Actions speak louder than words, as the old saying goes. So why do the media focus so much attention on what Wall Street says about companies, instead of what it does with them?
Once upon a time, we didn't know what the bankers were up to. Now, thanks to the folks at finviz.com, it's easy to keep tabs on the stocks that financial institutions buy and sell. And the 180,000-plus lay and professional investors on Motley Fool CAPS can lend us further insight into whether these decisions make sense.
Here's the latest edition of "Wall Street's Buy List," alongside our investors' opinions of the companies involved:
(out of 5)
|RAIT Financial Trust (NYSE: RAS )||$4.73||*****|
|Frontier Communications (Nasdaq: FTR )||$4.01||***|
|American International Group (NYSE: AIG )||$31.57||**|
|MannKind (Nasdaq: MNKD )||$2.75||**|
|Facebook (Nasdaq: FB )||$31.73||*|
Up on Wall Street, the professionals think these stocks are the greatest things since sliced bread. But are they really the best places for you to put your money?
Let's start at the top of the list, with top-ranked RAIT Financial Trust, recipient of a full five-star rating on CAPS. On the one hand, you can sort of see why Wall Street might be attracted to this one. With a 0.28 price-to-book value, and a P/S ratio that's a mere fraction of what other REITs cost, RAIT sure looks like a bargain. It also pays a tidy 6.8% dividend yield -- enough to attract any investor's notice. On the other hand, though, RAIT currently has no income to support its dividend, zilch for cash flow, and labors under a near $1.5 billion debt burden. In short, it's far from the firmest of financial foundations.
Similar problems afflict Frontier and MannKind. At Frontier, dividend yield is the main attraction -- a whopping 10%. But the company's got an even more serious debt burden than does RAIT, with nearly $8 billion in net debt on its books. Meanwhile, MannKind is just as unprofitable as RAIT, pays no dividend at all, and carries a debt load greater than its own market cap. (MannKind has positives as well as negatives, of course, but on balance, probably more of the latter than the former -- which explains its subpar two-star rating on CAPS).
Facebook... much has been written about this one already, so I won't go into great detail here. Suffice it to say that the business is great, the profits robust, and the free cash flow nearly as strong as the reported profits. But with a P/E ratio of 79, and a price-to-FCF ratio even higher, investors appear fearful that buying a piece of these profits is just too darn expensive. They're right to worry.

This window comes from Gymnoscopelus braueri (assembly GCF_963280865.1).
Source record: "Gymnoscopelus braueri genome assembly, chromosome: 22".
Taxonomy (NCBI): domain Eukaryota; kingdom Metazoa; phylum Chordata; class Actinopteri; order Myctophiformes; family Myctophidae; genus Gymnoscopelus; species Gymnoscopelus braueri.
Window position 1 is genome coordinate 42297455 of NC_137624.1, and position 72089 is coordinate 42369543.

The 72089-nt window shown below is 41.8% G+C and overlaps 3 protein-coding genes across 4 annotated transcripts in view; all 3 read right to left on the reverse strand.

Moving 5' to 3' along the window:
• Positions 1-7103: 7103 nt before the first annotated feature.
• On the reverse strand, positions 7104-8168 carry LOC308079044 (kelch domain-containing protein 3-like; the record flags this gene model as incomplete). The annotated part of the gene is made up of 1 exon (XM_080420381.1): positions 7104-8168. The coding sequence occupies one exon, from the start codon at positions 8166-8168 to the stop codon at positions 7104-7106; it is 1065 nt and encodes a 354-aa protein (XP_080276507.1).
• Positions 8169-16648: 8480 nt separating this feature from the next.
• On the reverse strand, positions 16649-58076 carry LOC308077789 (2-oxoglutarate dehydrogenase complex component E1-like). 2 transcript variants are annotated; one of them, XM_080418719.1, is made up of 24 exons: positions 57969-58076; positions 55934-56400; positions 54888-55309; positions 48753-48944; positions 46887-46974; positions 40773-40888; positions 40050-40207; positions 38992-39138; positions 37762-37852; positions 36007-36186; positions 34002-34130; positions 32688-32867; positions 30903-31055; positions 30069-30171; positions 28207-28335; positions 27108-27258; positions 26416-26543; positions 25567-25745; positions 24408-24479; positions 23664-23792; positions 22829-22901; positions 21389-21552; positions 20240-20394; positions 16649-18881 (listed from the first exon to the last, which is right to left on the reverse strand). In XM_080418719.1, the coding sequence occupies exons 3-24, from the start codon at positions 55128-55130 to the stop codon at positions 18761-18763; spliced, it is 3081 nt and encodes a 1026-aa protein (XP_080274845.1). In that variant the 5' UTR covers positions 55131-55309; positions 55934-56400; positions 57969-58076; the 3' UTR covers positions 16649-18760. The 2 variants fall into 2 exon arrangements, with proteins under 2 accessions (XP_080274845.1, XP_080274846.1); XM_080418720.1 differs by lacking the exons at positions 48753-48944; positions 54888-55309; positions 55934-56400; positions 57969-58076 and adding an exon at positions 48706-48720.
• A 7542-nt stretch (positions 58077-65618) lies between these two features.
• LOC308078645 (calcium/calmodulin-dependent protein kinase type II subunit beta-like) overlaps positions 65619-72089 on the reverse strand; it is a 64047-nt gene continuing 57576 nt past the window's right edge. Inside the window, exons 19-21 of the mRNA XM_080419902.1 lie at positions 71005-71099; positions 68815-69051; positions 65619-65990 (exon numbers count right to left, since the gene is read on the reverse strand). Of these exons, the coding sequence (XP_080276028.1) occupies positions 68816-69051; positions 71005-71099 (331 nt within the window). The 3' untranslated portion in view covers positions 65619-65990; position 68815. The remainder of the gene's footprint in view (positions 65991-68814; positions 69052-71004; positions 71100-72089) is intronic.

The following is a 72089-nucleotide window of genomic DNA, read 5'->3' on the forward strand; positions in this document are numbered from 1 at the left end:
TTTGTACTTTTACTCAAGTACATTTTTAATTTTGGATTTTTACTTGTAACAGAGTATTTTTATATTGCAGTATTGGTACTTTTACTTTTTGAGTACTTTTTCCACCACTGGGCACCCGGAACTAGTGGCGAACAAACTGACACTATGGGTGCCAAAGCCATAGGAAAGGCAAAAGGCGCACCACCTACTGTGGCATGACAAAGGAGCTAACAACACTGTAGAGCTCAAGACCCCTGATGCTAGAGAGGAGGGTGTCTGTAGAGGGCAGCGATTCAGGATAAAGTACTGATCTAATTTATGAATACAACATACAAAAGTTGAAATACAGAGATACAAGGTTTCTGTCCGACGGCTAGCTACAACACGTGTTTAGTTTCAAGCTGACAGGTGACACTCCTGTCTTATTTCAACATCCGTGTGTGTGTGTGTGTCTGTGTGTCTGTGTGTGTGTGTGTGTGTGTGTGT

The bull case for AIG
By now you may have noticed that I skipped one stock from the above chart -- but only because I wanted to save you the best for last: AIG. Once the premier name in American insurance, AIG became the poster boy for mortgage-related financial mismanagement during the housing crisis.
Fast-forward four years, though, and CAPS All-Star WhichStocksWork tells us that today, AIG is "a very different company than it was pre-crisis. Sold off many divisions to remake itself into a leaner company with much greater focus. Will be one of the better turnaround stories of the whole credit crisis era."
CAPS member dneedle1 points out that it's selling for a "huge discount to book."
And RSue argues that now that the "business has been rescued and restored to health under the astute leadership" of Robert Benmosche, it's "positioned to prosper again."
I agree. Simply put, AIG's price tag has sunk far too low relative to its potential for profit. The stock sells for a meager 0.55 time book value, and a P/E ratio that's truly ridiculous -- just 3.0. Indeed, even if you value the company on its higher 9.8 forward P/E, AIG looks underpriced relative to Wall Street expectations for 20% long-term earnings growth. And given the improvements we're seeing in AIG's combined ratio lately (which dropped from 117 to 109 last year, and hit 102 as recently as last quarter), improved profits do appear to be in the cards.
Foolish final thought
AIG still gets little respect from investors on CAPS, but the smart money on Wall Street is right. Improving operations, lower debt, and a stock price that's even lower than that all add up to make AIG an attractive investment.
Indeed, the situation's even better than that. Like several companies profiled in our recent report "These Stocks Could Skyrocket After the 2012 Presidential Election," AIG is a firm that could benefit from government action in the near future, as the U.S. government liquidates its ownership stake in the company. When you consider the extra incentive that management will soon have to improve operations, AIG looks like a stock primed to take off. Wall Street is right to be buying it.